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years. These books are called Analytics, because the intention of them is to refolve all reasoning into its fimple ingredients.

The first book of the First Analytics, confifting of forty-fix chapters, may be divided into four parts; the first treating of the converfion of propofitions; the second, of the structure of fyllogisms in all the different figures and modes; the third, of the invention of a middle term; and the laft, of the refolution of fyllogifms. We fhall give a brief account of each.

To convert a propofition, is to infer from it another propofition, whose subject is the predicate of the firft, and whofe predicate is the subject of the first. This is reduced by Aristotle to three rules. 1. An univerfal negative may be converted into an univerfal negative: thus, No man is a quadruped; therefore, No quadruped is a man. 2. An univerfal affirmative can be converted only into a particular affirmative: thus, All men are mortal; therefore, Some mortal beings are men. 3. A particular affirmative may be converted into a particular affirmative: as, Some men are juft; therefore, Some just perfons are men. When a propofition may be conVOL. III. verted

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verted without changing its quantity, this is called fimple converfion; but when the quantity is diminished, as in the univerfal affirmative, it is called converfion per accidens.

There is another kind of converfion, omitted in this place by Ariftotle, but fupplied by his followers, called converfion by contrapofition, in which the term that is contradictory to the predicate is put for the fubject, and the quality of the propofition is changed; as, All animals are fentient; therefore, What is infentient is not an animal. A fourth rule of converfion therefore is, That an univerfal affirmative, and a particular negative, may be converted by contrapofition.

SECT. 2. Of the Figures and Modes of pure Syllogifms.

A fyllogifm is an argument, or reafoning, confifting of three propofitions, the laft of which, called the conclufion, is inferred from the two preceding, which are called the premises. The conclufion having two terms, a fubject and a predicate, its


predicate is called the major term, and its fubject the minor term. In order to prove the conclufion, each of its terms is, in the premifes, compared with a third term, called the middle term. By this means one of the premises will have for its two terms the major term and the middle term; and this premite is called the major premise, or the major propofition of the fyllogifm. The other premise must have for its two terms the minor term and the middle term, and it is called the minor propofition. Thus the fyllogifm confifts of three propositions, distinguished by the names of the major, the minor, and the conclufion and altho' each of these has two terms, a subject and a predicate, yet there are only three different terms in all. The major term is always the predicate of the conclufion, and is alfo either the fubject or predicate of the major propofition. The minor term is always the fubject of the conclufion, and is alfo either the fubject or predicate of the minor propofition. The middle term never enters into the conclufion, but ftands in both premifes; either in the pofition of fubject or of predicate.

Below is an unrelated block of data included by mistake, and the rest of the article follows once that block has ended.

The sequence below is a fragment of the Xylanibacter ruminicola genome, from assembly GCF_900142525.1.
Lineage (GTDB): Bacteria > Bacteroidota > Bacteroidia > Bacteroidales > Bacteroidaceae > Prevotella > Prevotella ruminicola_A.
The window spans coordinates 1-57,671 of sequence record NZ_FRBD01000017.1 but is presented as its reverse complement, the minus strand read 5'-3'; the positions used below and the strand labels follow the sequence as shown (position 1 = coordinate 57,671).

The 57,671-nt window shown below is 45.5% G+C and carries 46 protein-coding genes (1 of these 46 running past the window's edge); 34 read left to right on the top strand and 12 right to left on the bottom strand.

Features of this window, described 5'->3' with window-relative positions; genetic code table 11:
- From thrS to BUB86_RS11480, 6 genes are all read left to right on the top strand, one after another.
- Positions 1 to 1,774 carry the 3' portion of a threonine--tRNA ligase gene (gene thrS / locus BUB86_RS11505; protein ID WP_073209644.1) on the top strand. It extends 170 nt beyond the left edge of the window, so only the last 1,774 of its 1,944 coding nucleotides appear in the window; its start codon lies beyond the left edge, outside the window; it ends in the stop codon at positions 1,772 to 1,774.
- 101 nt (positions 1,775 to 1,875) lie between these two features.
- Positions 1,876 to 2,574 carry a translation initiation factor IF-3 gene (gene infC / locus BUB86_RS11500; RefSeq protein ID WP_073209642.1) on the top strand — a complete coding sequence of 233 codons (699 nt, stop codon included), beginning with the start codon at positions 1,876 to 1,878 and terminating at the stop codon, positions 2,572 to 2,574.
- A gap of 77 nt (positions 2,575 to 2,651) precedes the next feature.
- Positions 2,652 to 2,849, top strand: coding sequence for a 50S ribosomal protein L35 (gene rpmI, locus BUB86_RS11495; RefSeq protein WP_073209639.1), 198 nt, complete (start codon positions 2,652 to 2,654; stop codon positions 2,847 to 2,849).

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According to the various pofitions which the middle term may have in the premifes, fyllogifms are faid to be of various figures. Now all the poffible positions of the middle term are only four: for, first, it may be the fubject of the major propofition, and the predicate of the minor, and then the fyllogifm is of the first figure; or it may be the predicate of both premises, and then the fyllogifm is of the second figure; or it may be the. fubject of both, which makes a fyllogifm of the third figure; or it may be the predicate of the major propofition, and the fubject of the minor, which makes the fourth figure. Ariftotle takes no notice of the fourth figure. It was added by the famous Galen, and is often called the Galenical figure.

There is another divifion of fyllogifms according to their modes. The mode of a fyllogifm is determined by the quality and quantity of the propofitions of which it confifts. Each of the three propofitions muft be either an univerfal affirmative, or an universal negative, or a particular affirmative, or a particular negative. These four kinds of propofitions, as was before obferved, have been named by the four vowels,


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A, E, I, O; by which means the mode of a fyllogifm is marked by any three of those four vowels. Thus A, A, A, denotes that mode in which the major, minor, and conclufion, are all universal affirmatives; E, A, E, denotes that mode in which the major and conclusion are univerfal negatives, and the minor is an univerfal affirmative.

To know all the poffible modes of fyllogifin, we must find how many different combinations may be made of three out of the four vowels, and from the art of combination the number is found to be fixtyfour. So many poffible modes there are in every figure, confequently in the three figures of Aristotle there are one hundred and ninety-two, and in all the four figures two hundred and fifty-fix.

Now the theory of fyllogifm requires, that we fhew what are the particular modes in each figure, which do, or do not, form a juft and conclufive fyllogifin, that fo the legitimate may be adopted, and the fpurious rejected. This Ariftotle has fhewn in the first three figures, examining all the modes one by one, and paffing fentence upon each; and from this examination he


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